SOS from waka crew

Members of the Otaikokako Waka Ama Club in New Plymouth warm up in their shed after their brush with disaster.
Members of the Otaikokako Waka Ama Club in New Plymouth warm up in their shed after their brush with disaster.

Police say six waka crew could have died when they were swamped by icy waters off Port Taranaki last night.

The crew, three women and three men, from the Otaikokako Waka Ama Club in New Plymouth, were about 2.2 kilometres northeast of the harbour entrance when they got into trouble, Constable Wayne Rowlands said.

"They were out on a semi-regular training run and at some point they were swamped by the sea," he said.

"They were very lucky there wasn't a tragedy."

The crew had an emergency beacon, a cellphone and were wearing lifejackets, Rowlands said.

"They set off the epirb [beacon] and were able to make a direct call to Port Taranaki."

The port scrambled one of its boats, the Pacific Runner, which was in the harbour.

The boat went out and located the waka and escorted the crew back into the harbour, Rowlands said.

Once they [waka crew] had activated the beacon they were able to get themselves sorted and get going back towards the harbour again.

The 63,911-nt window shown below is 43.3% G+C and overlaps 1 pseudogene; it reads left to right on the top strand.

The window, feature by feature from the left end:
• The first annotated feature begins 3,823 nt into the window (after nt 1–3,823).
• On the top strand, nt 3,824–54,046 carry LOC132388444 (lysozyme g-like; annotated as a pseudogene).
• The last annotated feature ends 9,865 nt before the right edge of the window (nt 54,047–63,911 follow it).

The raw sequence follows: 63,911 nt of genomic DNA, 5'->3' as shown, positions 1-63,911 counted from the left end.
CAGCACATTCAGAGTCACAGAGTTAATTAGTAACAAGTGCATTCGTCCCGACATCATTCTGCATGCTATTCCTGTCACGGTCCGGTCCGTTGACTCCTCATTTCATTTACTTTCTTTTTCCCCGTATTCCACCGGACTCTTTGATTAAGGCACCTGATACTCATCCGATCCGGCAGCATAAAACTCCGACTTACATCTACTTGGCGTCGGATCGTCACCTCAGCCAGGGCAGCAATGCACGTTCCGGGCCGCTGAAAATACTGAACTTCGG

The coastguard and surf lifesaving units were about to go out when they heard the Pacific Runner was following the waka back to port.

Rowlands said he did not know why the waka was out in such bad conditions.

The crew went to hospital to be checked out for moderate to minor hypothermia and other minor injuries.

A Rescue Coordination Centre New Zealand spokeswoman said the personal locator beacon alerted them just after 6pm. They sent the Westpac rescue helicopter up from Wellington, because the conditions were so rough, and alerted the coastguard.

The helicopter hadn't got very far before they were notified that the Pacific Runner was assisting the waka crew, she said.

Club captain Howie Tamati said the crew were cold and shocked after their ordeal. He got a phone call at 6pm to say there had been an incident and went down to the beach hoping for the best.

Everyone was really upset over the incident and they decided it wasn't the right time to talk about what had happened, he said.

"We're just happy they are alive. And the police and everybody were down there to help and make sure everybody was OK and that was wonderful."

The club takes health and safety very seriously, especially when paddling in the winter on the west coast, he said. They were to have a meeting today to discuss the incident.

"We need to look at what went wrong and how they handled it out there on the water."

The club will do an incident report to check on what procedures were followed, Tamati said.

"We've got a number of safety procedures we ask club members to do and we need to check they followed all those procedures. Then, if there were things that weren't followed that will be part of a report."

Taranaki Daily News